Goblins! Squirrels! Loot! A first look at Guardians of Ember
By: Edward "Screenager" Orr | : 616 : 6
Guardians of Ember is the latest in a line of titles to be imported to western shores by Insel Games. This hack and slash adventure pits players against a world of magic and monsters, combining classic dungeons crawlers with the massive playable realms of the Massive Multiplayer Online Role Playing Game. Guardians of Ember is available as a buy to play title right now on Steam’s early access platform, so we went ten rounds with Taiwanese developer Runewalker’s latest.
Like Trion’s Devilian, this title takes a third person, isometric view of the world. Created with Runewalker’s own RENA engine, Guardians of Ember already looks incredible. Whether it is due to the aspect changes or simple advancements in technology, this title’s visuals easily outshine those of Dragon’s Prophet, Runewalker’s 2013 MMORPG, which was also created using RENA. The lush meadows and forests of Olyndale are impressively detailed and seem to hold up well on a range of machines, consistently tumbling out of my screen at over sixty frames per second. Even the character models and user interface poses level of quality that surpasses the bargain basement budget that burdens many early access titles.
Character creation is similarly consistent. Four races populate the world. Cardboard prefab Humans, Dwarves, and Elves are joined by the Neia. A race of child like beings, the Neia are magic and nature. They come from an ancient tree but look nothing like Guild Wars 2’s Sylvari. They are, however, instantly comparable to Blade & Soul’s Lyn, Devilian’s Cannoneer, or a dozen other child like races. Despite this, the Neia still feel sufficiently fresh to make character creation relevant and introduce some much needed diversity.
Even across the more traditional races, a good selection of facial presets, height changes, and muscle sliders are available. Over twenty individual body measurements can be modified on a character and it is all complimented by an even wider range of hair, eye, and skin complexions. The RENA engine does a great job of translating these selections into the game and while it cannot hope to compete with games like Black Desert Online, arguably the current gold standard for character customization, I still managed to lose thirty minutes debating which unnaturally vibrant shade my hair and eyes should be.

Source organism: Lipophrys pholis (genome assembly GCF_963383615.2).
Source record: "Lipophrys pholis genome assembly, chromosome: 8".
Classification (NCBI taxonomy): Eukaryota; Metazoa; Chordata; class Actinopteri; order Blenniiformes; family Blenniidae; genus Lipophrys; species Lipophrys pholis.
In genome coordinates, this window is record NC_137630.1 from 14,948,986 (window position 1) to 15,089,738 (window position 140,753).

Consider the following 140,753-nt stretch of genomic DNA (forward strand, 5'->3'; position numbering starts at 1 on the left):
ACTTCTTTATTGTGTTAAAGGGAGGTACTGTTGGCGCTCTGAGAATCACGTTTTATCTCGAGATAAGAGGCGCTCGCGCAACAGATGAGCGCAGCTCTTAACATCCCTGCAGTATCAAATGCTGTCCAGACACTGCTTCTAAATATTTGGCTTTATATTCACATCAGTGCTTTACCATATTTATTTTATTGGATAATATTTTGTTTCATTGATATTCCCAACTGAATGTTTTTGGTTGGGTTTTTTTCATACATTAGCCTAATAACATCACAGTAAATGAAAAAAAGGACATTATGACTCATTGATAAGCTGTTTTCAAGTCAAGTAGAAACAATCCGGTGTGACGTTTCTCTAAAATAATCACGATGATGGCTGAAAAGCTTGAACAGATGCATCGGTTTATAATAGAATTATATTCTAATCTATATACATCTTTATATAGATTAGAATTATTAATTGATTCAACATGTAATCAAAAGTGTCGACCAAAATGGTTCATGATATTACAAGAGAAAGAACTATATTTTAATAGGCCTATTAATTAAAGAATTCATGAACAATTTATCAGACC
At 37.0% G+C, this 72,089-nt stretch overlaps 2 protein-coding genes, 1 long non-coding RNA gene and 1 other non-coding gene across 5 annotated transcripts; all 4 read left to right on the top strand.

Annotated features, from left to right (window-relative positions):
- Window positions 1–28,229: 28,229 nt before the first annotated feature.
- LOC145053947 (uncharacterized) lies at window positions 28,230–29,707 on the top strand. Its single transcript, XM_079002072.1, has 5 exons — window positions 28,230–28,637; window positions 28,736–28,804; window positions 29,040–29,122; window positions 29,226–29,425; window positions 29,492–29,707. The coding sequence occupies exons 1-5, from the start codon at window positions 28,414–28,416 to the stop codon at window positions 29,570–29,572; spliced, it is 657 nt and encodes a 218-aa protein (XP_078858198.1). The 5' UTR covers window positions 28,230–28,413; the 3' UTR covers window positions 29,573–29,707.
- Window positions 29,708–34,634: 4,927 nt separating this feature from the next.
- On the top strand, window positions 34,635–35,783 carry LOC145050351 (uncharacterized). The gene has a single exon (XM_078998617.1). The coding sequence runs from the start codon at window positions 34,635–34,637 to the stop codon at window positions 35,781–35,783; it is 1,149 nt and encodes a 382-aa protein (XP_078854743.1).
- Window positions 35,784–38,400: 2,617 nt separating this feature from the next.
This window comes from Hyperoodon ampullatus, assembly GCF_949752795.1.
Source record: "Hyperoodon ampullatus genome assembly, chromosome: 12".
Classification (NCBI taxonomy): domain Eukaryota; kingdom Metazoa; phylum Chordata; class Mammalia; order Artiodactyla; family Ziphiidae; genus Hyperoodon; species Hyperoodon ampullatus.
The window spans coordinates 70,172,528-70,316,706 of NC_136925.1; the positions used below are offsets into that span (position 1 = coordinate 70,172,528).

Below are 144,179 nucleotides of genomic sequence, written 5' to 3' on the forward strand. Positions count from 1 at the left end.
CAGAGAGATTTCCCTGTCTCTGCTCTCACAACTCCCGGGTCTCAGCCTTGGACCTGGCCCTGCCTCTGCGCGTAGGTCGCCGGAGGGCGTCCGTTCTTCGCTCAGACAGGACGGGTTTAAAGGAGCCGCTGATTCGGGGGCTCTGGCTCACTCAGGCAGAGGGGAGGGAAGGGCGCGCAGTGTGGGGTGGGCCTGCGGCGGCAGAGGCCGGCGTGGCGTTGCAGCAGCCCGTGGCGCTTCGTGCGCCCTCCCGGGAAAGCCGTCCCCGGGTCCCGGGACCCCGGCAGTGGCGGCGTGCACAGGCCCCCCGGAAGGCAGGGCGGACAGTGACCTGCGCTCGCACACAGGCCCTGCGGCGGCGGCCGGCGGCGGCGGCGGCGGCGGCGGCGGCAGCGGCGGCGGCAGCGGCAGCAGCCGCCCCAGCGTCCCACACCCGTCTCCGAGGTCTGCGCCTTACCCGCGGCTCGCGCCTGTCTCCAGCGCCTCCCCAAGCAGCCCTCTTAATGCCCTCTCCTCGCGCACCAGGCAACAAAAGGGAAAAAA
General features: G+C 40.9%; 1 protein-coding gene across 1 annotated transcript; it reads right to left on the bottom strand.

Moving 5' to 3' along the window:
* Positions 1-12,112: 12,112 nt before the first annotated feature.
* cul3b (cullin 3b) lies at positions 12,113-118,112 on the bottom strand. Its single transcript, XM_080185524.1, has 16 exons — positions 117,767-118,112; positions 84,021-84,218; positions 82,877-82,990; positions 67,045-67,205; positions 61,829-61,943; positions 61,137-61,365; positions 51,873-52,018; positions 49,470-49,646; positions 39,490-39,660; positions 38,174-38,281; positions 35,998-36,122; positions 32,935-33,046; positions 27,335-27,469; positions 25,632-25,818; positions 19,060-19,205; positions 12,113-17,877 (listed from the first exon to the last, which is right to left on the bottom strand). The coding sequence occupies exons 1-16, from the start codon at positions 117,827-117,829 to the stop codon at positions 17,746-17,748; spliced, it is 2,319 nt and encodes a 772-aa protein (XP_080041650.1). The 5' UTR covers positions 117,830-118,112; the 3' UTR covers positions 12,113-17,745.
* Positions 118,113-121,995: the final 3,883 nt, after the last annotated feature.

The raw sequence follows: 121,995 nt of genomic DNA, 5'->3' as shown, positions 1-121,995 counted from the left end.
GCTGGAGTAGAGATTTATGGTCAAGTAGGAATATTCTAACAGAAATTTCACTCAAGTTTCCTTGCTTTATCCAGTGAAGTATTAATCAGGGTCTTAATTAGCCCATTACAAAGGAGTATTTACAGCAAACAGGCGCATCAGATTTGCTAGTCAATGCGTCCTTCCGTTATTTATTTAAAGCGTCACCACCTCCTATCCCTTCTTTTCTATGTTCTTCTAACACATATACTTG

Taking those first few steps from the character creation screen into a new adventure can go wrong in so many ways. Torturous exposition, broken mechanics, or simply no direction can end in blinding frustration. Thankfully Guardians of Ember has an intuitive WASD control set, allowing you to instantly start exploring the opening town of Rye Ridge. This welcoming little town is full of traditional NPCs, instantly recognizable shops, and even a fishing merchant. After clearing out an intimidating, if somewhat harmless, troll, the quests at Rye Ridge send players skipping out into the surrounding forests. A mix of menial tasks await from delivering messages to chasing down goblins, but this is only the first few levels. A suitably prominent mini map provides clear pointers for the uninitiated and the consistently linear quest lines do tend to follow the natural flow of the landscape, making it incredibly difficult to get lost in the wilderness.